Paul Bettany plays Dustfinger, a character also displaced from the book. Dustfinger is an amoral character, acting mostly from self-interest and willing to deal with the enemy if it will get him home. Unlike most of the other characters, he wants to return to the world of the book, because he has a wife (played by Bettany’s actual wife Jennifer Connelly). He undergoes the most change in the book to a satisfying end.

Jim Broadbent is Finoglio, the author of the ‘book within a book’. He has a fun turn at being irritable, oblivious to others’ feelings (such as when blurting out that Dustfinger dies), and careless (letting slip important information to the bad guys.) Eventually we find out that he is disillusioned by the world and would rather be a character in a book. Though some viewers might find this bit a little too meta for its own good, I find it utterly delightful.

The Youngsters

Meggie discovers that she shares her father’s skills, and ultimately needs to save the day from the ‘shadow’. I think the finale is a nice scene of her coming of age and into her power.

Farid is essentially comic relief. When there is talk about the return of characters to their books, he makes his feelings quite clear. “I don’t want to go back into my stinking book!” (If you’ve ever read his book, you will understand his feelings. He’s on the bottom rung of the socio-economic ladder and is unlikely to expect anything good in his future.)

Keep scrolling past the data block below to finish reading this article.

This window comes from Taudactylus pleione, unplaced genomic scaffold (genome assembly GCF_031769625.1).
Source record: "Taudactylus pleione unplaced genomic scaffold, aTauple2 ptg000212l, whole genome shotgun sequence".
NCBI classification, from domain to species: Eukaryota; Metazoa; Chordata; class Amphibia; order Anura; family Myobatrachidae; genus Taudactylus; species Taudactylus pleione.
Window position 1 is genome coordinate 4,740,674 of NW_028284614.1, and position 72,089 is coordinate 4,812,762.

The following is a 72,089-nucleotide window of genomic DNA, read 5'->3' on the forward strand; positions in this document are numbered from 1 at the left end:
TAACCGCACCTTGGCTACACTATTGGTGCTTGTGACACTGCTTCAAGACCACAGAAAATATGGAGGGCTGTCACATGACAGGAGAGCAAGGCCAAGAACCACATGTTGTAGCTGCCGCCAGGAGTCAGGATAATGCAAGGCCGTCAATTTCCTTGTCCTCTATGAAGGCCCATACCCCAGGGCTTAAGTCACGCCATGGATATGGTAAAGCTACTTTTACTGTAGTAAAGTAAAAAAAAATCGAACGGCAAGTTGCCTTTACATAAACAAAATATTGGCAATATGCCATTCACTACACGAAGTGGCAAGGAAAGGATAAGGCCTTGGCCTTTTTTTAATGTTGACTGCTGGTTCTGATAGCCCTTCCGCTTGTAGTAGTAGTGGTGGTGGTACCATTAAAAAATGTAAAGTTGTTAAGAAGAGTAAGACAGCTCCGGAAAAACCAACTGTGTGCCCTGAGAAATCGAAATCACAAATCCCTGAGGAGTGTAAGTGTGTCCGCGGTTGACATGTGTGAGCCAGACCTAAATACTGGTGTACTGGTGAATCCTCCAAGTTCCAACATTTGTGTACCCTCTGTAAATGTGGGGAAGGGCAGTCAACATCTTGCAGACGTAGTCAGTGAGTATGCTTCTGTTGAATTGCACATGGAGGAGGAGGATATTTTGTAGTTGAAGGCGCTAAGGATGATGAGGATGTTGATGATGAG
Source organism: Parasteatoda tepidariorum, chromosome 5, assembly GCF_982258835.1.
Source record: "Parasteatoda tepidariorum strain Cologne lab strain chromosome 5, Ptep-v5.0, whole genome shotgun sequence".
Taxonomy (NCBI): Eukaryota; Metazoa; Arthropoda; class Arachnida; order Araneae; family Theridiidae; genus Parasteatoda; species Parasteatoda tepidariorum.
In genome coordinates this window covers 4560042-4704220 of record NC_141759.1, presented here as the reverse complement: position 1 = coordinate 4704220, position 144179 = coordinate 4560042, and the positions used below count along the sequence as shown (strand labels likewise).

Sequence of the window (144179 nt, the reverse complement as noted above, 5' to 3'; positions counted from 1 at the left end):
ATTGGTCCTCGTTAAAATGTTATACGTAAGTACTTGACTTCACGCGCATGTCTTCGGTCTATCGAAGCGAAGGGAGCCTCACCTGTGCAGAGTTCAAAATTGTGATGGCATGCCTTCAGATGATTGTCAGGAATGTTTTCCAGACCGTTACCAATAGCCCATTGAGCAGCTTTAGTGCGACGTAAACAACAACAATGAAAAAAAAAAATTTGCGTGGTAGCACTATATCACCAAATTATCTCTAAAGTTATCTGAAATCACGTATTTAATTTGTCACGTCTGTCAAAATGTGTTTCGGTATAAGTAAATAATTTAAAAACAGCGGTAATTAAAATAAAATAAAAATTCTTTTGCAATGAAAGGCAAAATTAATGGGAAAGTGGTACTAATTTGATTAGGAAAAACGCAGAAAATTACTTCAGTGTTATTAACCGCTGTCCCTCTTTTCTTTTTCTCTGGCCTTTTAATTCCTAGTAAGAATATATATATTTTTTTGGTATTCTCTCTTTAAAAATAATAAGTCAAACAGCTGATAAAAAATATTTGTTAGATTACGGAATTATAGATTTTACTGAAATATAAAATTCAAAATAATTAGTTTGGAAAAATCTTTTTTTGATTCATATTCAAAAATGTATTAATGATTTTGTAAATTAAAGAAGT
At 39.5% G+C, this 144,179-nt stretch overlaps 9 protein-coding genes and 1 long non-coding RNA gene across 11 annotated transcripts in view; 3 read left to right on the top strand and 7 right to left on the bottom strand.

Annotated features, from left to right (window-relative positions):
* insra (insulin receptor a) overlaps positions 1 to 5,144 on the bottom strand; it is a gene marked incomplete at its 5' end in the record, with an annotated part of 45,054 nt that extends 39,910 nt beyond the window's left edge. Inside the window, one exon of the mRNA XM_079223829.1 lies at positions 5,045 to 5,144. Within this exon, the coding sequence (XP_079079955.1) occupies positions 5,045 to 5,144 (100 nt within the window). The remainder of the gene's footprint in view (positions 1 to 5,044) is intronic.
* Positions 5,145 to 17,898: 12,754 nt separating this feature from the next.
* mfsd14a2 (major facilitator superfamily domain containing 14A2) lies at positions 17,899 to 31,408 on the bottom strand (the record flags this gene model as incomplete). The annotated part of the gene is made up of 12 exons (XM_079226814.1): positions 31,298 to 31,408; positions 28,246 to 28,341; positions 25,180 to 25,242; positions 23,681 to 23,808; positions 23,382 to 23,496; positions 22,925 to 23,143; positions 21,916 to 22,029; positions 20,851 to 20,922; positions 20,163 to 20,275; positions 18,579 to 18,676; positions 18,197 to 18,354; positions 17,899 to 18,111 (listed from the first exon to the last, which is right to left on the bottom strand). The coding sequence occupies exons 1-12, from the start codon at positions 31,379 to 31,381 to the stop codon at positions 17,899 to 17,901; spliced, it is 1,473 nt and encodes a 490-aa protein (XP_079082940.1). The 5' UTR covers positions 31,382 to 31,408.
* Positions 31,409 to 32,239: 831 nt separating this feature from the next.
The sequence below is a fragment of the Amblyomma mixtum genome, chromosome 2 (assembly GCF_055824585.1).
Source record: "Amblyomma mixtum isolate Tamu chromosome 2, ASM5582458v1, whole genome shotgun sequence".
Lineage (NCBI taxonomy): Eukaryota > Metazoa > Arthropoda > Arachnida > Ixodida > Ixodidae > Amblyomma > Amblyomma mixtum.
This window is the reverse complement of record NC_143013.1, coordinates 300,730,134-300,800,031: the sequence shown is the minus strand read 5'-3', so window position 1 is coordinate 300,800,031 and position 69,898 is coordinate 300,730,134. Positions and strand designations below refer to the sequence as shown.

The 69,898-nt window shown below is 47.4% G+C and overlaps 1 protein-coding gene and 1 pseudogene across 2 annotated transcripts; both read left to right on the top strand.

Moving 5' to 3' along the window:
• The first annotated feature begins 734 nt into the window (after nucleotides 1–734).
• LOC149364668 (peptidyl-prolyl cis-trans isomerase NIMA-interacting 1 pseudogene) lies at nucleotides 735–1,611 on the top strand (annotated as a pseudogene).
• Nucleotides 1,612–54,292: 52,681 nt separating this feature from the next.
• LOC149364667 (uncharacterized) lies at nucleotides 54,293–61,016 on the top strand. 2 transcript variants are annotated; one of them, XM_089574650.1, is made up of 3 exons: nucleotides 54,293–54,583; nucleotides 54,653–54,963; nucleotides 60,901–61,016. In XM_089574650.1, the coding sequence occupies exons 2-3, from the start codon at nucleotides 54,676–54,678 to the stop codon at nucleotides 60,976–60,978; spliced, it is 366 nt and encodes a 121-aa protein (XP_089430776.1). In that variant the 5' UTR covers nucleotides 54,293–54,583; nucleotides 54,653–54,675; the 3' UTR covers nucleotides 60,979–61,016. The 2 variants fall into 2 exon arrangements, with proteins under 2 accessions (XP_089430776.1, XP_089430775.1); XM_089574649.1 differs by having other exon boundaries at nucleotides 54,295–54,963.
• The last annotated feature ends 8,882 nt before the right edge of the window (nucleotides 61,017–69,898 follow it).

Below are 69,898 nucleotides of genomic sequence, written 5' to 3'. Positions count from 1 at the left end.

The Direction

Director Iain Softley is very good at world-building here. His previous work includes the equally otherworldly K-Pax (another great film.) He doesn’t overdo exposition and introduces the audience gradually to what has happened in the past, tying it into the narrative smoothly. We are treated to some beautiful location filming in Italy, including the authentic and marvellous medieval town where Capricorn’s lair is located. (Interior filming was done in England.) Softley stated he was interested in the story as it connected the real world to the world of imagination. I think he succeeded in bringing that concept to the screen.


image via IMDb

Good Versus Evil

I have never read the novel, so I cannot comment on the film’s success as an adaptation. I’ve always loved fairy tales, and Inkheart certainly fits the bill. It has a hero, a villain, an evil threat, magic, heroism, inner conflict as well as outer conflict. Characters need to decide what is the right thing to do and conquer their fears. You could argue that it’s not particularly original, but I don’t see that as a flaw in this instance. Fairy tales, after all, tend to tell the same stories, so I don’t think it’s a coincidence that the film references so many fairy tales and legends. Ultimately, we want to see the hero come through and triumph. We want the characters to rise above their limitations and find their inner strength, showing that if our heroes can overcome adversity, so can we.

I love Inkheart. It may be an old story, but it never grows old, and it is a pleasure to watch at any age.


image via IMDb

Thank you for reading! What are your thoughts on Inkheart? Comment down below!